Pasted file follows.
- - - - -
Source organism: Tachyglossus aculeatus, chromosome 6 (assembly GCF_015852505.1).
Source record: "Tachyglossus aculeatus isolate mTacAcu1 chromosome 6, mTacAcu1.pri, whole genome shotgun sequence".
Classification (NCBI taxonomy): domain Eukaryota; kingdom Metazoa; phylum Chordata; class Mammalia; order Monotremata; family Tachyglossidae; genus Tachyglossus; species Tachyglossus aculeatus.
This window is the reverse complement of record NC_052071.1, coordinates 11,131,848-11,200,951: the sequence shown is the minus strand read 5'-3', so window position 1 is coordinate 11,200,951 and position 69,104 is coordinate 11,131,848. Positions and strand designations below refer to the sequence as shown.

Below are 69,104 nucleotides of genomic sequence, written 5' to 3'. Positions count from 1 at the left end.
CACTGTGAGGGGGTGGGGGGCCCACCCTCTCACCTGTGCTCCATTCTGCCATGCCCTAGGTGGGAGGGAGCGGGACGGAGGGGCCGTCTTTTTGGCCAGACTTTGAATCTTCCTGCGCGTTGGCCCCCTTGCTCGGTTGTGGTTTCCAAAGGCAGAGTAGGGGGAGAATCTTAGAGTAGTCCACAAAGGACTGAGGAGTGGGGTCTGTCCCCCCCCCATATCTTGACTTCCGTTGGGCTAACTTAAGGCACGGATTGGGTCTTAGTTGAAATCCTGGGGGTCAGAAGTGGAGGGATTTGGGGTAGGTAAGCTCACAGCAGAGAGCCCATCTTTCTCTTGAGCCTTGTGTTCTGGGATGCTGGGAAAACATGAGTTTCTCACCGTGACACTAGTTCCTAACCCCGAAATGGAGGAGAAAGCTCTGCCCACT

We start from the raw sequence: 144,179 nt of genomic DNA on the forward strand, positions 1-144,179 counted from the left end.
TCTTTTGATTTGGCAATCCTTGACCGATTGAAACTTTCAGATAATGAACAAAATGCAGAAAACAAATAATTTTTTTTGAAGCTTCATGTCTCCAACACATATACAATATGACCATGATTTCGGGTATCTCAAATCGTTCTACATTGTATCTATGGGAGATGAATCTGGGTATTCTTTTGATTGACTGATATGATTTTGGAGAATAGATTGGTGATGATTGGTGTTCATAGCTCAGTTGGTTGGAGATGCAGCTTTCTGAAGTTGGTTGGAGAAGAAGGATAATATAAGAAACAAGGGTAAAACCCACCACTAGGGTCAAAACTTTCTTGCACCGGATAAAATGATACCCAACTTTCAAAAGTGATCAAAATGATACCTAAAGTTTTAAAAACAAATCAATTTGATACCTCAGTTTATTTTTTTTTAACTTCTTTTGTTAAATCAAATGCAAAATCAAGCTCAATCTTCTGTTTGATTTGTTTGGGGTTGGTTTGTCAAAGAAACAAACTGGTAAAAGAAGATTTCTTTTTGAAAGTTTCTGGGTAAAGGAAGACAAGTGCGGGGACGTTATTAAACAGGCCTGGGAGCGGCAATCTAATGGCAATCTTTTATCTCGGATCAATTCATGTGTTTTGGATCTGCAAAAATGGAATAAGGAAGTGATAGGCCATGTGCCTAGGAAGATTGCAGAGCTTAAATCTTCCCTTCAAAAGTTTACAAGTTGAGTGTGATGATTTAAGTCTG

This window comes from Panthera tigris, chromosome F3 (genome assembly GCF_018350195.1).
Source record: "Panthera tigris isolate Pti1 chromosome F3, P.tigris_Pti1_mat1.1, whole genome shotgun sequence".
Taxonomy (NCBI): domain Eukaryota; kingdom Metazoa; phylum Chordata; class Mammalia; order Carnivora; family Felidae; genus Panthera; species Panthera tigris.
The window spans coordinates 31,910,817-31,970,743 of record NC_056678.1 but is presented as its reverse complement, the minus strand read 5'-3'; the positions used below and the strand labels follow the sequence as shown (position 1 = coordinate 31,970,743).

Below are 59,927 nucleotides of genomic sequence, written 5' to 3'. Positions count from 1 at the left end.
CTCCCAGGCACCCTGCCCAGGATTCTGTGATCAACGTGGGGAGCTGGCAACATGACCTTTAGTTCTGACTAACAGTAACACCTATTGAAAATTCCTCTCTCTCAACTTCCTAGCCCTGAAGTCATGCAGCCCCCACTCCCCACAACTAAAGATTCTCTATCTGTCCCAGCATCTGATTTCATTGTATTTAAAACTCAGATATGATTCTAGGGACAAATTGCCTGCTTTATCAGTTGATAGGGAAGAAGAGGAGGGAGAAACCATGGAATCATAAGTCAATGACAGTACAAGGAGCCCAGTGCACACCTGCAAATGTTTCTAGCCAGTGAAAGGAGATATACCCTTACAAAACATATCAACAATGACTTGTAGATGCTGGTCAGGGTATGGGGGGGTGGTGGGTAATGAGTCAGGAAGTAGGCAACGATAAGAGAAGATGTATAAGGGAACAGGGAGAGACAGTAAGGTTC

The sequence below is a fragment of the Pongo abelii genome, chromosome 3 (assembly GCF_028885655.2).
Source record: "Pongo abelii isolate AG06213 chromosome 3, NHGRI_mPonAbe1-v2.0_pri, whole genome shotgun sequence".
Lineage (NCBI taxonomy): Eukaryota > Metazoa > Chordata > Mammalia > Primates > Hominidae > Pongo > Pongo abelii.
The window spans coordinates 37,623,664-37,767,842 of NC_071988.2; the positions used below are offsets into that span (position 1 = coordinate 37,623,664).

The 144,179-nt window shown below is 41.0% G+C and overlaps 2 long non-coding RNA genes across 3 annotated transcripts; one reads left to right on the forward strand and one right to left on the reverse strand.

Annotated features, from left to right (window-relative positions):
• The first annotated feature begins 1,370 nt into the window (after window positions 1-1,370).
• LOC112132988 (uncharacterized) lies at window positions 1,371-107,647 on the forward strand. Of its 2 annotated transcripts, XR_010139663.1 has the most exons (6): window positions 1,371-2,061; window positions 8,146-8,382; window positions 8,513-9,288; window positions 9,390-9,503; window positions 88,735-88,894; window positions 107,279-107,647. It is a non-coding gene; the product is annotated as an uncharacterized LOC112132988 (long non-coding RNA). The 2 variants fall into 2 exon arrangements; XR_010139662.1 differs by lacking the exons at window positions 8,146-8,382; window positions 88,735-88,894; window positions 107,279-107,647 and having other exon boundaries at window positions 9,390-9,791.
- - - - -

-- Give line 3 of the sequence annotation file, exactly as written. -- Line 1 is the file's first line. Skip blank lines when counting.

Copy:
Classification (NCBI taxonomy): domain Eukaryota; kingdom Metazoa; phylum Chordata; class Mammalia; order Monotremata; family Tachyglossidae; genus Tachyglossus; species Tachyglossus aculeatus.